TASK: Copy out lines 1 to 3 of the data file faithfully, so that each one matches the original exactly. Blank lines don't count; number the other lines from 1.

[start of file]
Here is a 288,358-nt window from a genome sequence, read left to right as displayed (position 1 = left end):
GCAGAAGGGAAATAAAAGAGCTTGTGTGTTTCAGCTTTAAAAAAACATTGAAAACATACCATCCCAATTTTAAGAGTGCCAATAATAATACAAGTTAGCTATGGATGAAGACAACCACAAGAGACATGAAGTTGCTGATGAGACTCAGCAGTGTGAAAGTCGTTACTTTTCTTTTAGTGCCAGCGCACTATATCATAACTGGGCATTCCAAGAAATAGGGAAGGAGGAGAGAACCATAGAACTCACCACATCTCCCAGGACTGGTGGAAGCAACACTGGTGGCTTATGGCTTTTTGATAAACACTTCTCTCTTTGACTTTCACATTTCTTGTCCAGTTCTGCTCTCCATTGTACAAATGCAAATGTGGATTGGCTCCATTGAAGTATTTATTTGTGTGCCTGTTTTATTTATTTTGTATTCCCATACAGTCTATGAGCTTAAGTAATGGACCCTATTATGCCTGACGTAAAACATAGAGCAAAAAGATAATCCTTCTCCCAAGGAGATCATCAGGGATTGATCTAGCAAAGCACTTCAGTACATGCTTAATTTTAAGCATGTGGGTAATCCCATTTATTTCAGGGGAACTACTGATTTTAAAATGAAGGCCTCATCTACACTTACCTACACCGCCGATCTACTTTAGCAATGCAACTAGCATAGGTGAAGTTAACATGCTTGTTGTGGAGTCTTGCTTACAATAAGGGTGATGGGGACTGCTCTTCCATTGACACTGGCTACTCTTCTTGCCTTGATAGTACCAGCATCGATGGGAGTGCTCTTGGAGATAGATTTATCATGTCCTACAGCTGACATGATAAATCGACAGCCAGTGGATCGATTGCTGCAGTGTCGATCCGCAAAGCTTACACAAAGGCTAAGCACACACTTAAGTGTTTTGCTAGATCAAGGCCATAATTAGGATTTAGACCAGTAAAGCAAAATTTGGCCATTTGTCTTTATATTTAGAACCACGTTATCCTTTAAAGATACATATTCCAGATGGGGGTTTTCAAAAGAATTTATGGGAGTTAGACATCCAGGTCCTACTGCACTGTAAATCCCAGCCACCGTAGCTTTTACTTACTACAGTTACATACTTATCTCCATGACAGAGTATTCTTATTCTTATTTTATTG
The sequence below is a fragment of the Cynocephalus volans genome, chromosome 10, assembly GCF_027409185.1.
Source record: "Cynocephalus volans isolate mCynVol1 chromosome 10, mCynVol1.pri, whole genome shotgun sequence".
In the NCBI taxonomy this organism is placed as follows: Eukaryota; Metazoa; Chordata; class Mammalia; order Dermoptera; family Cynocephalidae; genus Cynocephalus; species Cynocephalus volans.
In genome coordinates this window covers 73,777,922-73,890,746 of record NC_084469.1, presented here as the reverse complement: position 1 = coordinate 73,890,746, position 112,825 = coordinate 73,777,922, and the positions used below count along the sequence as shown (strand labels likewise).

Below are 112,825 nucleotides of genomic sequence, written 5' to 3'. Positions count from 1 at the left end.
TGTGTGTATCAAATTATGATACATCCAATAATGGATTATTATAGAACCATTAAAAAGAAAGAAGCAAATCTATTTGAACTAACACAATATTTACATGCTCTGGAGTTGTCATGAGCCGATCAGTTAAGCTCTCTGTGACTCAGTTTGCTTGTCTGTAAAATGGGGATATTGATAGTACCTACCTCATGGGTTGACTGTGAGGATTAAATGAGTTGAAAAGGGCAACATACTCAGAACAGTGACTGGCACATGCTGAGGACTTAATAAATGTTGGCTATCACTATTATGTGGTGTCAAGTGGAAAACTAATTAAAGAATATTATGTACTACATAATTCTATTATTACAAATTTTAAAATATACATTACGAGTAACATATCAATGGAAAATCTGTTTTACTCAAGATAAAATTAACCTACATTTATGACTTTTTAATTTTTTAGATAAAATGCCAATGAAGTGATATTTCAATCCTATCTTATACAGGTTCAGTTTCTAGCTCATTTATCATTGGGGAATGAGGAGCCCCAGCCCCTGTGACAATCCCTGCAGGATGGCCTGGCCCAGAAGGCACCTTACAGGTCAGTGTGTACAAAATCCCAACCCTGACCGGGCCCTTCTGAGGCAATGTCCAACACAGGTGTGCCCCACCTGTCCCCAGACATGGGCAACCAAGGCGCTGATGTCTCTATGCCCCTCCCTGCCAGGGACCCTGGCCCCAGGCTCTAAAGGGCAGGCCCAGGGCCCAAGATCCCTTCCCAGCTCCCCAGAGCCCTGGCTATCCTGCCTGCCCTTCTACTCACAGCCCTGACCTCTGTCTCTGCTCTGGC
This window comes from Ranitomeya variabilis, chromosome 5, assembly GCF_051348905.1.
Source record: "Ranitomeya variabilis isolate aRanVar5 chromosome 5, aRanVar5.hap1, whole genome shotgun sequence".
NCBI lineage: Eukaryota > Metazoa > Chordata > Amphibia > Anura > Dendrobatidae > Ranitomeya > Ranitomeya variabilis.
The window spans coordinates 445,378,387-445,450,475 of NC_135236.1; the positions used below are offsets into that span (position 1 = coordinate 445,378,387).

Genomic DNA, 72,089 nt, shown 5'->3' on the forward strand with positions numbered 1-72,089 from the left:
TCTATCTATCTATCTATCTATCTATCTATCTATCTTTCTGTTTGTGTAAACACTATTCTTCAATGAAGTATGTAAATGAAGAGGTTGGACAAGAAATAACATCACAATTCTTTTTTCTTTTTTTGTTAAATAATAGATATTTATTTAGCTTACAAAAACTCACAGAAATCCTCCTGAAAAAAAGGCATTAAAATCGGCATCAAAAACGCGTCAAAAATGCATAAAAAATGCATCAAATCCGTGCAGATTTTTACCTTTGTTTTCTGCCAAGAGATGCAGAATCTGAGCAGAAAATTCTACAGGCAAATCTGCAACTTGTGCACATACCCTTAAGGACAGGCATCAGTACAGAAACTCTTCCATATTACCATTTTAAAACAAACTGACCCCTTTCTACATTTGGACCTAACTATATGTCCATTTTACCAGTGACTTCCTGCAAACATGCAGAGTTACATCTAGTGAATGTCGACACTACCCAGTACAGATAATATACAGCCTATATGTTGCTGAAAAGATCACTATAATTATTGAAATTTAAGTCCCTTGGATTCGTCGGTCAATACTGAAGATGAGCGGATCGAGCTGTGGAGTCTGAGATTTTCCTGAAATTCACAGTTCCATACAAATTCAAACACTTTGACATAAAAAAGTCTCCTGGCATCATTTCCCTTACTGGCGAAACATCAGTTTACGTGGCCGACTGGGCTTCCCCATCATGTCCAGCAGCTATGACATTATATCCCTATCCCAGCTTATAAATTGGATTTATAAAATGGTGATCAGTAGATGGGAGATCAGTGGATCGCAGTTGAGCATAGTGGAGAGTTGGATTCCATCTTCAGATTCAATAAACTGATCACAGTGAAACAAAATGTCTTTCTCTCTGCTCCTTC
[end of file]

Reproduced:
Here is a 288,358-nt window from a genome sequence, read left to right as displayed (position 1 = left end):
GCAGAAGGGAAATAAAAGAGCTTGTGTGTTTCAGCTTTAAAAAAACATTGAAAACATACCATCCCAATTTTAAGAGTGCCAATAATAATACAAGTTAGCTATGGATGAAGACAACCACAAGAGACATGAAGTTGCTGATGAGACTCAGCAGTGTGAAAGTCGTTACTTTTCTTTTAGTGCCAGCGCACTATATCATAACTGGGCATTCCAAGAAATAGGGAAGGAGGAGAGAACCATAGAACTCACCACATCTCCCAGGACTGGTGGAAGCAACACTGGTGGCTTATGGCTTTTTGATAAACACTTCTCTCTTTGACTTTCACATTTCTTGTCCAGTTCTGCTCTCCATTGTACAAATGCAAATGTGGATTGGCTCCATTGAAGTATTTATTTGTGTGCCTGTTTTATTTATTTTGTATTCCCATACAGTCTATGAGCTTAAGTAATGGACCCTATTATGCCTGACGTAAAACATAGAGCAAAAAGATAATCCTTCTCCCAAGGAGATCATCAGGGATTGATCTAGCAAAGCACTTCAGTACATGCTTAATTTTAAGCATGTGGGTAATCCCATTTATTTCAGGGGAACTACTGATTTTAAAATGAAGGCCTCATCTACACTTACCTACACCGCCGATCTACTTTAGCAATGCAACTAGCATAGGTGAAGTTAACATGCTTGTTGTGGAGTCTTGCTTACAATAAGGGTGATGGGGACTGCTCTTCCATTGACACTGGCTACTCTTCTTGCCTTGATAGTACCAGCATCGATGGGAGTGCTCTTGGAGATAGATTTATCATGTCCTACAGCTGACATGATAAATCGACAGCCAGTGGATCGATTGCTGCAGTGTCGATCCGCAAAGCTTACACAAAGGCTAAGCACACACTTAAGTGTTTTGCTAGATCAAGGCCATAATTAGGATTTAGACCAGTAAAGCAAAATTTGGCCATTTGTCTTTATATTTAGAACCACGTTATCCTTTAAAGATACATATTCCAGATGGGGGTTTTCAAAAGAATTTATGGGAGTTAGACATCCAGGTCCTACTGCACTGTAAATCCCAGCCACCGTAGCTTTTACTTACTACAGTTACATACTTATCTCCATGACAGAGTATTCTTATTCTTATTTTATTG
The sequence below is a fragment of the Cynocephalus volans genome, chromosome 10, assembly GCF_027409185.1.